Resources:“Practicing Quality Journalism” (NLP’s Checkology® virtual classroom) and Newsroom to Classroom (NLP’s Checkology® directory of journalist volunteers). 

Have feedback about this resource? Or an idea for a future News Goggles? Please share it with us at [email protected]. You can also use this guide for a full list of News Goggles from the 2020-21 school year for easy reference. 

News Goggles: Can you trust it? Dolly Parton in People magazine

News Goggles annotations and activities offer news literacy takeaways on timely topics. These resources feature examples of actual news coverage, including full news reports, headlines, breaking news alerts or excerpts. 

This News Goggles resource originally appeared in a previous issue of The Sift newsletter for educators, which explores timely examples of misinformation, addresses journalism and press freedom topics and examines social media trends and issues. Read archives of the newsletter and subscribe here. 

After news broke on Nov. 16, 2020, that early data showed a vaccine from the drugmaker Moderna was nearly 95 percent effective, fans of American singer-songwriter Dolly Parton praised her $1 million donation to help fund COVID-19 vaccine research. Major news organizations including The Washington Post,The New York Times,CNN and BBC News covered the story.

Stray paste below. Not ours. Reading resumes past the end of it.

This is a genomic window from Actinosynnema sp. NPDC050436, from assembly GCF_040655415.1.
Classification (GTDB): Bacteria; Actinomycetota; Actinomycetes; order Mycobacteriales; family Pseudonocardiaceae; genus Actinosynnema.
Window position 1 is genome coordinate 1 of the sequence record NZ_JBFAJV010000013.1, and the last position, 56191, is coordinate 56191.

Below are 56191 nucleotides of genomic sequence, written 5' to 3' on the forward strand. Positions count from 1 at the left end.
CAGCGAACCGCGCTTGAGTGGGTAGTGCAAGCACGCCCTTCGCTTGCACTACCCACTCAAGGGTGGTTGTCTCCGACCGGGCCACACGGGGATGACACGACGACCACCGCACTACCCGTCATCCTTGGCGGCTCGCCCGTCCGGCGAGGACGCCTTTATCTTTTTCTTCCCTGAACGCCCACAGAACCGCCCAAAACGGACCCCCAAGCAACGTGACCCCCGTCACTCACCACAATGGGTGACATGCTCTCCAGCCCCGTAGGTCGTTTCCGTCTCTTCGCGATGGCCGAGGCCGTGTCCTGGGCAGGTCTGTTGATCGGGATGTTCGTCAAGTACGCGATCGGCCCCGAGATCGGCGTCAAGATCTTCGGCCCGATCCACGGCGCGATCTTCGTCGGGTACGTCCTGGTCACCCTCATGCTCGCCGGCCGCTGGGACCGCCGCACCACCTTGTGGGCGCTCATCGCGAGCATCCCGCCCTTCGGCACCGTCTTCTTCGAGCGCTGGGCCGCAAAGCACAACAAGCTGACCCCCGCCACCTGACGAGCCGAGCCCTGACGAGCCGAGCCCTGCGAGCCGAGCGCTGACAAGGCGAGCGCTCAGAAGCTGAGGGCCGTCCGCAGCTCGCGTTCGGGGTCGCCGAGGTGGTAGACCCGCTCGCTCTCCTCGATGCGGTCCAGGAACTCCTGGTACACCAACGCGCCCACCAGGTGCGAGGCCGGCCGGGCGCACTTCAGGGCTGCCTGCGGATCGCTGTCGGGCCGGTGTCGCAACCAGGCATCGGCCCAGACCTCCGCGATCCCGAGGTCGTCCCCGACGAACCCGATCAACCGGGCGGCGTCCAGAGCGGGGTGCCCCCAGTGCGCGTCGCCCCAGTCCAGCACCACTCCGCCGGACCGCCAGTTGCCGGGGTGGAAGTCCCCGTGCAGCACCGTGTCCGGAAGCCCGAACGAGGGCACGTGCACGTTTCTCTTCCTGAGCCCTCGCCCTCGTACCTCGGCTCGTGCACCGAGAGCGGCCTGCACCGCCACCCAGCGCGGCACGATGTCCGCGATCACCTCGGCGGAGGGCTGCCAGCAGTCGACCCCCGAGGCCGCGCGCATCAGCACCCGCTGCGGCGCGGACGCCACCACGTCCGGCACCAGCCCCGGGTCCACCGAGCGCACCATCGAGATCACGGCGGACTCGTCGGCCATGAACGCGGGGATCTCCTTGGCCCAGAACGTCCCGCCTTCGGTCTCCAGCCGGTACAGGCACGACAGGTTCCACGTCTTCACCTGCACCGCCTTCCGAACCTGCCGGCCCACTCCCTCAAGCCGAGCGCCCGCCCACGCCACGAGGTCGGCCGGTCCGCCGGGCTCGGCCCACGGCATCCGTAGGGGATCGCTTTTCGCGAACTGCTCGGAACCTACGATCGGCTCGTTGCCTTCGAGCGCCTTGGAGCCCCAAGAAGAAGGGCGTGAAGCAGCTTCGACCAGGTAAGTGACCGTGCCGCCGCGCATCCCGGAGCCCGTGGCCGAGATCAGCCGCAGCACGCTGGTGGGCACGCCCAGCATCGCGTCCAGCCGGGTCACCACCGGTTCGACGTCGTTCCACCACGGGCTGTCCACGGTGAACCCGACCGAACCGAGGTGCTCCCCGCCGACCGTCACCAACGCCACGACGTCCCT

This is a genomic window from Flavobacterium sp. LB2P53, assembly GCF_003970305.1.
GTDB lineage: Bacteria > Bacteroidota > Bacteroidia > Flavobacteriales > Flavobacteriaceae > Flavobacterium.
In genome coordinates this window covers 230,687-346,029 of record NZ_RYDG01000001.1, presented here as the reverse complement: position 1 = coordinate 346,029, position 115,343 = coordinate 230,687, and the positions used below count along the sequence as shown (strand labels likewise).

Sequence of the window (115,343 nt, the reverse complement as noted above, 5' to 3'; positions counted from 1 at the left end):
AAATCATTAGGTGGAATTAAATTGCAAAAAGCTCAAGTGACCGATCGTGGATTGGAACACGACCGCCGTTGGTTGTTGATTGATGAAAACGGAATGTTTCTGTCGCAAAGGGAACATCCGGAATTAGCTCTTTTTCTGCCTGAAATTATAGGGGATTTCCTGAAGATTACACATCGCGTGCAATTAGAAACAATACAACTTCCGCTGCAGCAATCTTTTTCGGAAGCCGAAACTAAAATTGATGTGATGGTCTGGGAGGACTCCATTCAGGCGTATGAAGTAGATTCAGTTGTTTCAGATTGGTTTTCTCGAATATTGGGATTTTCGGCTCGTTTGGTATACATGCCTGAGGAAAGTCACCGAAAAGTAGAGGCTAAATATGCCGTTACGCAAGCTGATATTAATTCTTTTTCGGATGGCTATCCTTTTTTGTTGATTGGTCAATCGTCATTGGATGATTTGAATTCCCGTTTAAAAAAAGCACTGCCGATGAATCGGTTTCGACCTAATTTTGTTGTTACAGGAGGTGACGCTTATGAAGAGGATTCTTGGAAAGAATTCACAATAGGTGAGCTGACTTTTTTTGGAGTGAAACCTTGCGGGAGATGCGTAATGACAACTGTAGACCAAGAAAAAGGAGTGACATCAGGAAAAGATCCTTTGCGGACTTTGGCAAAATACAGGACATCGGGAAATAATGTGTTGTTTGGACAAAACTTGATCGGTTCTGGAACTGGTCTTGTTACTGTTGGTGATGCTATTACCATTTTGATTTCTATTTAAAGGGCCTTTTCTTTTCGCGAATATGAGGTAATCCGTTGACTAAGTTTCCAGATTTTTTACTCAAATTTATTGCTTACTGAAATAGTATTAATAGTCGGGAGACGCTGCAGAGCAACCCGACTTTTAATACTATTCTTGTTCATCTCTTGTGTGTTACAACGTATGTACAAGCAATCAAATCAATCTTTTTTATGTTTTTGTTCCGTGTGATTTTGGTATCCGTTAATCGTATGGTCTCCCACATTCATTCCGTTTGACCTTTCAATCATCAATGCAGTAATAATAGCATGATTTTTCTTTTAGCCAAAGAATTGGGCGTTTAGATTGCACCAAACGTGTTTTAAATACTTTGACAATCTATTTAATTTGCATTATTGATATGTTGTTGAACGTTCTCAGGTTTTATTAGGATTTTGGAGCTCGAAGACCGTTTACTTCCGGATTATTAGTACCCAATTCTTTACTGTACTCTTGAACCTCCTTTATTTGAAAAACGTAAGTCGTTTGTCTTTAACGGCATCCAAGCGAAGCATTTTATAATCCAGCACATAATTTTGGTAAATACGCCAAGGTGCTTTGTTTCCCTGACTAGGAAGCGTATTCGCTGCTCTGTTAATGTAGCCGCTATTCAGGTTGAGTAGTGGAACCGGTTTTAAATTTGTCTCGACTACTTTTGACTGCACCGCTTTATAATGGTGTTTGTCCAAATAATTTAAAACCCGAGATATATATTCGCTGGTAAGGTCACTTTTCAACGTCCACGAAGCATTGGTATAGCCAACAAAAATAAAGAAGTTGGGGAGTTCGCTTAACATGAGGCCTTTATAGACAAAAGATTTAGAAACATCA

But let’s imagine you came across this news online by seeing an article from People magazine. Can you trust it? Is People a credible source for news about this story? How do you know? In this edition of News Goggles, we’re going to examine sourcing and the use of hyperlinks in news reports as we consider what makes information credible. Grab your news goggles!

 Featured News Goggles resources: These classroom-ready slides offer annotations, discussion questions and a teaching idea related to this  topic.

Discuss: What makes a news source credible? When are hyperlinks important or useful to include? How can you fact-check information in a report that has been “picked up” from another news organization? Are magazines like People more or less reliable than news organizations like The New York Times? Considering the audience and purpose of each, which source do you trust more and why?

Idea: Ask students to read an online article from a standards-based news organization on a topic of their choosing, paying special attention to any hyperlinks in the text. Direct them to take notes on which details and phrases incorporate links, where each hyperlink leads and how its inclusion impacts the news report. (Does it add context? Lead to sources? Jump to previous coverage? Offer evidence or support?)

Resource:“Practicing Quality Journalism” (NLP’s Checkology® virtual classroom). 

Have feedback about this resource? Or an idea for a future News Goggles? Please share it with us at [email protected]. You can also use this guide for a full list of News Goggles from the 2020-21 school year for easy reference.